Intellectual disability and mental illness

In South Australia, one in five people lives with a mental illness such as anxiety, depression, bipolar disorder or personality disorder.

This number is significantly higher for people with intellectual disability. Mental illness can remain undiagnosed because communication difficulties often make it harder for the person with intellectual disability to describe their feelings, concerns, experiences and fears.

Someone who lives with intellectual disability and mental illness is often referred to as having ‘dual disability’.

What is intellectual disability?

Intellectual disability is a developmental disorder not a mental illness.

A person with intellectual disability:

  • has an IQ of about 70 or less (most people have an IQ around 100)
  • often needs help with basic skills including communication, self-care, safety and self-direction
  • has demonstrated problems with these skills since they were a child.

People with intellectual disability may find it harder to:

  • understand concepts and ideas
  • work things out and solve problems
  • concentrate
  • remember things.

Types of mental illness

Mental illness is a mind-related disorder that significantly affects how a person feels, thinks and behaves. This may become so overwhelming that the person finds it hard to cope and live their daily life.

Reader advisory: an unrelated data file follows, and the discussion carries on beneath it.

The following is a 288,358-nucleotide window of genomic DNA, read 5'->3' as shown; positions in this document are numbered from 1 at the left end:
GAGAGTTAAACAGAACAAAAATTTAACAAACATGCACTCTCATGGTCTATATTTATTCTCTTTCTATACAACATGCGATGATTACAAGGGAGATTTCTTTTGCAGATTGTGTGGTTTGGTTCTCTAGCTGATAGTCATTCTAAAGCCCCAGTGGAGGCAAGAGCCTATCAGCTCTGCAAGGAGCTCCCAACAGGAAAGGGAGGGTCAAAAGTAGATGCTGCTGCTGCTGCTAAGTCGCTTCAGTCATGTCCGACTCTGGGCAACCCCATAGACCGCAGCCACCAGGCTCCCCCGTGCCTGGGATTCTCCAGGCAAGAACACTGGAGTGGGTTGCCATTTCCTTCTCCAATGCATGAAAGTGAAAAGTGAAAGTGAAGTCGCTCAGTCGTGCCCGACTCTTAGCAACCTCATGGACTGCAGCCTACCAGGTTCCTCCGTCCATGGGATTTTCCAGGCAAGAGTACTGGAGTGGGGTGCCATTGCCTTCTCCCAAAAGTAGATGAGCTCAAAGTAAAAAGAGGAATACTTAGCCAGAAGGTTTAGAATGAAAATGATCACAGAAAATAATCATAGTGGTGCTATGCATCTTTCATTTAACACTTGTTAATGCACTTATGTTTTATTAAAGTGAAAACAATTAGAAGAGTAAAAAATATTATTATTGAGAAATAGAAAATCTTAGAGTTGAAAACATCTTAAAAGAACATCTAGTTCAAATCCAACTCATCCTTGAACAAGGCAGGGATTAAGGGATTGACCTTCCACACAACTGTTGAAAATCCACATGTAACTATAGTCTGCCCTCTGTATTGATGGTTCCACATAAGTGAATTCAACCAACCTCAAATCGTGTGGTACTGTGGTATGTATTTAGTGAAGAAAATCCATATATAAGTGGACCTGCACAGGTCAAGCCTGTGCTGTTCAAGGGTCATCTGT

Mental illness can last from a few weeks to many years and is not an intellectual disability.


Major depressive disorder (depression) is a mood disorder that affects a person’s ability to carry out their work and daily life. Ten to fifteen percent of people experience depression at some point in their lives.

Depression is the most common mental illness for people with intellectual disability. Its causes are different for each person but are usually a combination of physical, medical and social factors.

Depression is not the same as grief, which is a normal response to loss. Unresolved and long-term grief may increase someone’s risk of depression. People with an intellectual disability may express their grief differently than other people. Their grieving may take longer or a different path.


Anxiety can range from mild uneasiness that won't go away through to a full panic attack. When anxiety interferes with a person's ability to live a normal life, it becomes an anxiety disorder. This is quite common, with fifteen to twenty percent of people living with some form of anxiety disorder.

Some of the more common anxiety disorders include:

  • generalised anxiety disorder
  • obsessive-compulsive disorder (OCD)
  • panic disorder
  • post-traumatic stress disorder (PTSD)
  • phobias.

Some of the symptoms may include:

  • unrealistic or excessive fear of situations or actions
  • constantly worrying about past or future events
  • obsessive or compulsive behaviour and distress in social situations
  • feeling constantly anxious or stressed including a pounding heart, dizziness, headache and nausea.

Anxiety disorders are different for each person and may include a combination of factors that affect people in different ways.